Volume 92, Issue 58

Tuesday, January 12, 1999

lego


NEWS

Private university a possibility

New renovation proposal costly but efficient

Frat finally pays up

Applied mathematics founder dies at 77

GM motors cash through U of T

Quickies

MP3s bring music revolution

Caught on campus

MP3s bring music revolution







Music on the net has gone through a major revolution in the past few years.

Not more than five years ago, the music scene was largely restricted to files called MODs, which created music by using sound samples and playing them in various configurations. The end result sounded very typical of '80s music – very synthetic, very techno.

Today a new realm of possibilities has opened up thanks to the MP3. The MP3 format stands for MPEG one, compression layer three and originally served as the means of compressing movie sound tracks for movies released under the MPEG format, a technology commercially replaced by the DVD. Still, the compression was so effective for sound that the MP3 protocol was born.

MP3s reduce an average length song to about three megabytes of data. Given that you can normally fit about 12 songs onto an audio CD and that you can fit about 150 MP3s onto a data CD, the amount of compression is astounding. What's truly amazing, however, is there is little to no loss of sound quality in the transfer. In fact, several utilities allow you to put MP3s back into CD audio format if you happen to have a CD burner handy.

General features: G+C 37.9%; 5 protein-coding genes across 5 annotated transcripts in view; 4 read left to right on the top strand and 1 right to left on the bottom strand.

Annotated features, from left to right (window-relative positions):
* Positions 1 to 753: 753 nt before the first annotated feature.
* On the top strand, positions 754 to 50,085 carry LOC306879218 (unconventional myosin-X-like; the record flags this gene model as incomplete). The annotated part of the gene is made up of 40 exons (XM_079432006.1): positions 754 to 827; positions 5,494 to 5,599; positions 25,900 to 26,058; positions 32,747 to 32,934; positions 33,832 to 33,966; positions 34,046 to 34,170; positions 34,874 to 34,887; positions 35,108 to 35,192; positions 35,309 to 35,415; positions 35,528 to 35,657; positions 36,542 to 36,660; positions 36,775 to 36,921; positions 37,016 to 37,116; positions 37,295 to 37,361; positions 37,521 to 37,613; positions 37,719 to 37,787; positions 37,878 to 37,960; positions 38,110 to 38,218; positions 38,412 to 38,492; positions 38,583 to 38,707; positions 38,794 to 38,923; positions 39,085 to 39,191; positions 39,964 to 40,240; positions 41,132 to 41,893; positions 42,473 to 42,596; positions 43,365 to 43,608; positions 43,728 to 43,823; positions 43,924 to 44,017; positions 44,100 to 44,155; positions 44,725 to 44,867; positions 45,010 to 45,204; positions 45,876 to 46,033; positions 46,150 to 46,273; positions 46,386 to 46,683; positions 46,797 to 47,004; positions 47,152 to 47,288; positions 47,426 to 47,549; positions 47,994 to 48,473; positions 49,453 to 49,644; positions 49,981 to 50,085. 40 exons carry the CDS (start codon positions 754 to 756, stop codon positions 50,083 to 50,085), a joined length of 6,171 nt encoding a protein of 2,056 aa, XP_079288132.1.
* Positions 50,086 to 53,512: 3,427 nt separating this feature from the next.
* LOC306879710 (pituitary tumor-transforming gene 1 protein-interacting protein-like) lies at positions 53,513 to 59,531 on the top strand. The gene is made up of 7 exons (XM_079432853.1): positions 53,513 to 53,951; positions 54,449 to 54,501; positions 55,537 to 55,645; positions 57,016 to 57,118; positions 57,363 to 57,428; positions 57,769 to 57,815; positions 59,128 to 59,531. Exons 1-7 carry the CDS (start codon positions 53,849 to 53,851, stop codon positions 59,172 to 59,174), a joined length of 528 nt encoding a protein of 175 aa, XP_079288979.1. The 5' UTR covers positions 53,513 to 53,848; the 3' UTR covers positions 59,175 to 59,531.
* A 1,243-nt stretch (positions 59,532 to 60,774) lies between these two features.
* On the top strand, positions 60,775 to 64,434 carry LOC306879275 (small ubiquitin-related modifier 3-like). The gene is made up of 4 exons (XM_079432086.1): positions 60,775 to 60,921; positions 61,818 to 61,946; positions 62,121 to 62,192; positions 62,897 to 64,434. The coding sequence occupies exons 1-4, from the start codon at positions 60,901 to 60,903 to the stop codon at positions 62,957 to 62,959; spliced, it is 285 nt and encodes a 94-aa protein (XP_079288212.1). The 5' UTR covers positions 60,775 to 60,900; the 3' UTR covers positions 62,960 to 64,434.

This compression also makes it very easy to send MP3s across the internet, as three megabytes translates to anywhere between five and 25 minutes depending on internet congestion. Realizing this, independent artists have begun using MP3s to showcase their work.

A large collection of freely distributed and, in many cases, high quality songs can be found at www.mp3.com and several other sites across the internet. Their collection spans from classical to rap music and they have also collated many tutorials on making your own MP3s and distributing them.

Of course, copyright issues surround the entire MP3 technology. The files are legal if used solely within the owner's personal domain, even if they are copies of copyright material because they fall under the realm of backups. MP3s may be distributed if the artist released them without copyright, but are illegal to distribute without permission if they are copyrighted. This means, in simple terms, that you won't be downloading Lenny Kravitz's latest songs off the net – at least, not legally. Adding credence to the argument that it is impossible to police the internet, thousands of pirate MP3s are exchanged each day across IRC and FTP sites.

Despite the gray legality of MP3s, several companies, including Diamond (www.diamondmm.com) have released portable MP3 players which work similar to a Walkman, but have no moving parts and thus less potential for breakage.


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Copyright The Gazette 1999